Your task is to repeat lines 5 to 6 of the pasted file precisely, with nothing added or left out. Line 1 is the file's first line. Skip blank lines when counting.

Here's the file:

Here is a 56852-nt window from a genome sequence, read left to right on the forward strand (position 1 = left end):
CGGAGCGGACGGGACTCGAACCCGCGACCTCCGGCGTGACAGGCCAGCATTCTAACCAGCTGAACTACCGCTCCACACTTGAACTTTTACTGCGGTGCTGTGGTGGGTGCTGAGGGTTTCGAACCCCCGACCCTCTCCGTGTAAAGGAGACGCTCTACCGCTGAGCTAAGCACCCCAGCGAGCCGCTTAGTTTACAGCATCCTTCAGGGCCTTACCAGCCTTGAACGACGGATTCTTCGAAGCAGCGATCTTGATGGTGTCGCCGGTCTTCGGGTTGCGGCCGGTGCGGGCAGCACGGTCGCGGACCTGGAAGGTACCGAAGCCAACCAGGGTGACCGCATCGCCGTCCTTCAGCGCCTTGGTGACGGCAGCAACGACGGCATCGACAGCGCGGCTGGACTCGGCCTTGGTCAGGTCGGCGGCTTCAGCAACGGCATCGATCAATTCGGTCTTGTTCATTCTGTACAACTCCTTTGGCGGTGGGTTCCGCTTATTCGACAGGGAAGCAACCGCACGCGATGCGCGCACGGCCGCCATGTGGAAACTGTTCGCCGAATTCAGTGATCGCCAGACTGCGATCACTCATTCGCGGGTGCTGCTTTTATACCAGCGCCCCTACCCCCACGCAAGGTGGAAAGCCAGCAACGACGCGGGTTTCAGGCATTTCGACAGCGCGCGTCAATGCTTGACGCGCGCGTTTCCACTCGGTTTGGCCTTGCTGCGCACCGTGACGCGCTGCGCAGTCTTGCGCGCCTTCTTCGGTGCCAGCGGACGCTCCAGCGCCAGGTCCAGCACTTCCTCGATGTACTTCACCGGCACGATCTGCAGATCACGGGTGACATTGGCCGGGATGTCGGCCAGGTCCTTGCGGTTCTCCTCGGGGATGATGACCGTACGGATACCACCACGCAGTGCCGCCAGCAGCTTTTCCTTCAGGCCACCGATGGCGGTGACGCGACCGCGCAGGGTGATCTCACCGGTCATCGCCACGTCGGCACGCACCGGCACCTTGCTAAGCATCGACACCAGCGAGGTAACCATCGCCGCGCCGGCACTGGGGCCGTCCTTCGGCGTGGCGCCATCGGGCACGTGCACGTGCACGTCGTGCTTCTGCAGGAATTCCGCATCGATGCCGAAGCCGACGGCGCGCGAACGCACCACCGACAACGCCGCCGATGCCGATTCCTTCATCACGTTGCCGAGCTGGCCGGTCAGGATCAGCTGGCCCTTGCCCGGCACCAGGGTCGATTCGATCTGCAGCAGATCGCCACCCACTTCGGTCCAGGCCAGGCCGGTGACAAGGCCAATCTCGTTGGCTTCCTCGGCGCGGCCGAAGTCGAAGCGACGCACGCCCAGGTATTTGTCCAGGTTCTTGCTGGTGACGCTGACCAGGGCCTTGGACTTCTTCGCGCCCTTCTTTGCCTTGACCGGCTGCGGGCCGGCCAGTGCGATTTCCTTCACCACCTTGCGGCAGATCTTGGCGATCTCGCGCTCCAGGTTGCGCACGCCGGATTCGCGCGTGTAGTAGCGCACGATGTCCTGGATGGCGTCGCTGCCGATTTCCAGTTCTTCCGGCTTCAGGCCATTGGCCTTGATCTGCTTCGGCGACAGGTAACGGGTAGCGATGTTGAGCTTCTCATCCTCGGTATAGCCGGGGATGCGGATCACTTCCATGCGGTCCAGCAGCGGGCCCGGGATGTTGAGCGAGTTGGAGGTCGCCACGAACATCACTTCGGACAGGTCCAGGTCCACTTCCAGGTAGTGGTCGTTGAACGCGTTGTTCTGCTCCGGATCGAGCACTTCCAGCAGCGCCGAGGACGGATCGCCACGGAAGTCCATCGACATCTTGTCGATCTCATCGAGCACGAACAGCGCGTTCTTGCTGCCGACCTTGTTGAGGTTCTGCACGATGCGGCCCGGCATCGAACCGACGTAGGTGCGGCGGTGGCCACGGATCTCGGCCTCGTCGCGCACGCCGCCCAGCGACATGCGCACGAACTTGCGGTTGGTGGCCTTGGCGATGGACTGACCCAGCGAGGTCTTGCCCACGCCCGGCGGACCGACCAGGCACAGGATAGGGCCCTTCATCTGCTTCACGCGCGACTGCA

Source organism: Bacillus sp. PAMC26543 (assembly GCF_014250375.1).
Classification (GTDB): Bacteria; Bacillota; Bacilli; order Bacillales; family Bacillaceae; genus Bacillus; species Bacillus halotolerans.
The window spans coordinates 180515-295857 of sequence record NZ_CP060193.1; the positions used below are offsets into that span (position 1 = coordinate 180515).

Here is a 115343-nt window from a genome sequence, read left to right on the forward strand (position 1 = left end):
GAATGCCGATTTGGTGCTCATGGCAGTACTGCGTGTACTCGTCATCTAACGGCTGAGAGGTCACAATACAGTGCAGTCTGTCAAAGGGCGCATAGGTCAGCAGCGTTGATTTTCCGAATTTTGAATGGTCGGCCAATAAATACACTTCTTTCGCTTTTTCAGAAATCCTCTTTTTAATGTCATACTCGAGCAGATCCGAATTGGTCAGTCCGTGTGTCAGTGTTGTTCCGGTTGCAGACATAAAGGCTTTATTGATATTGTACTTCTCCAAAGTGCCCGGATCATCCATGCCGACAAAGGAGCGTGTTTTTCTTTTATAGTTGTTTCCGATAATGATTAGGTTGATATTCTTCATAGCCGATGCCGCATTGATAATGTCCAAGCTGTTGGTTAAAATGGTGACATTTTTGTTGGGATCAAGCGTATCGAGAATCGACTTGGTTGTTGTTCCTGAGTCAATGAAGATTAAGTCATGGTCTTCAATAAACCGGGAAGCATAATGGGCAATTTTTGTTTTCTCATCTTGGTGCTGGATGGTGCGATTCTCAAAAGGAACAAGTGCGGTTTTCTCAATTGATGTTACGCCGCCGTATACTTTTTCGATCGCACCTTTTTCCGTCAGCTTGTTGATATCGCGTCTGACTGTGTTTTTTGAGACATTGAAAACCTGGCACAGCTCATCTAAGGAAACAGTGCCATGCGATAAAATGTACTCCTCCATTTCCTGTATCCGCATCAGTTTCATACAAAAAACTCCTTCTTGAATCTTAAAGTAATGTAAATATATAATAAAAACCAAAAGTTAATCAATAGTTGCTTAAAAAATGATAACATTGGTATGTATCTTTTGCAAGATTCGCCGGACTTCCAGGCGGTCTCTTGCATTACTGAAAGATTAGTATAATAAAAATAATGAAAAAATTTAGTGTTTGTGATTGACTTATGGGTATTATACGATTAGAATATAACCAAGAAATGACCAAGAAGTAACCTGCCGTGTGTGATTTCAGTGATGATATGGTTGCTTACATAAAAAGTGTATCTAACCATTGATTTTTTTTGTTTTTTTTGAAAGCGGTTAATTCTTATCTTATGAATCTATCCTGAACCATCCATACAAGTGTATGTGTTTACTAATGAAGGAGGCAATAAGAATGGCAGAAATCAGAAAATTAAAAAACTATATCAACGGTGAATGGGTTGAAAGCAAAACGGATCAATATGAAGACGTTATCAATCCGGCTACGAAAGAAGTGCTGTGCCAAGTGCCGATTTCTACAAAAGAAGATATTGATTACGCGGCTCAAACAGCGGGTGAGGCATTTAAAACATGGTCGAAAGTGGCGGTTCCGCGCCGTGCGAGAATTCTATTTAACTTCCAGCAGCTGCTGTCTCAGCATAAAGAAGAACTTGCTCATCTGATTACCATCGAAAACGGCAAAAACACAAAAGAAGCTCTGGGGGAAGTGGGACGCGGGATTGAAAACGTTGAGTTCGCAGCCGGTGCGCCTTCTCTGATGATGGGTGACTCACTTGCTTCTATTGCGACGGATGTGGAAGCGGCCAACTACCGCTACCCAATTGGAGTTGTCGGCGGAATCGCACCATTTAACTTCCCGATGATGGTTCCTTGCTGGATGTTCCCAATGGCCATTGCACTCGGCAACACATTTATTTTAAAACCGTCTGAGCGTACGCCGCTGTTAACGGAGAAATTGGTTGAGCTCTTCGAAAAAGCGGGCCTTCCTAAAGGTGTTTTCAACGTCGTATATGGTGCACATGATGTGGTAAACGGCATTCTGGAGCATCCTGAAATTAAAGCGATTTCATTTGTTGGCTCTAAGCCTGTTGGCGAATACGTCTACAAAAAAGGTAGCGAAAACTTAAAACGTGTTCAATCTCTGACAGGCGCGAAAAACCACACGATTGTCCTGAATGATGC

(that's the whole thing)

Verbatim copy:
The window spans coordinates 180515-295857 of sequence record NZ_CP060193.1; the positions used below are offsets into that span (position 1 = coordinate 180515).

Here is a 115343-nt window from a genome sequence, read left to right on the forward strand (position 1 = left end):